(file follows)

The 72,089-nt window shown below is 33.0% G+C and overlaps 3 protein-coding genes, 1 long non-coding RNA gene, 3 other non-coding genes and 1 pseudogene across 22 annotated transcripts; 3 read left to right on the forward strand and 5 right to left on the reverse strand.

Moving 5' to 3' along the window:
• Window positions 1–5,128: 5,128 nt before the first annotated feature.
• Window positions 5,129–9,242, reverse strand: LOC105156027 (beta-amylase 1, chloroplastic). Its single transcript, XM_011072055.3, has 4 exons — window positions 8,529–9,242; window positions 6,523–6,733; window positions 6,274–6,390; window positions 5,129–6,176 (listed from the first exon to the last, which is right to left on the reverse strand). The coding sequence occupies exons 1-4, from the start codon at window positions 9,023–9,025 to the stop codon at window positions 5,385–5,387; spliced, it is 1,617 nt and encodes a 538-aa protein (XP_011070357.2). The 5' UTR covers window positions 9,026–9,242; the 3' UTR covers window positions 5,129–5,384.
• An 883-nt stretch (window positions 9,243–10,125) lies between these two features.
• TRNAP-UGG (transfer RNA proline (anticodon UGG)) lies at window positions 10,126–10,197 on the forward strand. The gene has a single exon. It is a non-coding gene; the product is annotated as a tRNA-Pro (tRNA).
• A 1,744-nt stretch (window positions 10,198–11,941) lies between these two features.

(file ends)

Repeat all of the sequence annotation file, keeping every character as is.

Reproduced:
The 72,089-nt window shown below is 33.0% G+C and overlaps 3 protein-coding genes, 1 long non-coding RNA gene, 3 other non-coding genes and 1 pseudogene across 22 annotated transcripts; 3 read left to right on the forward strand and 5 right to left on the reverse strand.

Moving 5' to 3' along the window:
• Window positions 1–5,128: 5,128 nt before the first annotated feature.
• Window positions 5,129–9,242, reverse strand: LOC105156027 (beta-amylase 1, chloroplastic). Its single transcript, XM_011072055.3, has 4 exons — window positions 8,529–9,242; window positions 6,523–6,733; window positions 6,274–6,390; window positions 5,129–6,176 (listed from the first exon to the last, which is right to left on the reverse strand). The coding sequence occupies exons 1-4, from the start codon at window positions 9,023–9,025 to the stop codon at window positions 5,385–5,387; spliced, it is 1,617 nt and encodes a 538-aa protein (XP_011070357.2). The 5' UTR covers window positions 9,026–9,242; the 3' UTR covers window positions 5,129–5,384.
• An 883-nt stretch (window positions 9,243–10,125) lies between these two features.
• TRNAP-UGG (transfer RNA proline (anticodon UGG)) lies at window positions 10,126–10,197 on the forward strand. The gene has a single exon. It is a non-coding gene; the product is annotated as a tRNA-Pro (tRNA).
• A 1,744-nt stretch (window positions 10,198–11,941) lies between these two features.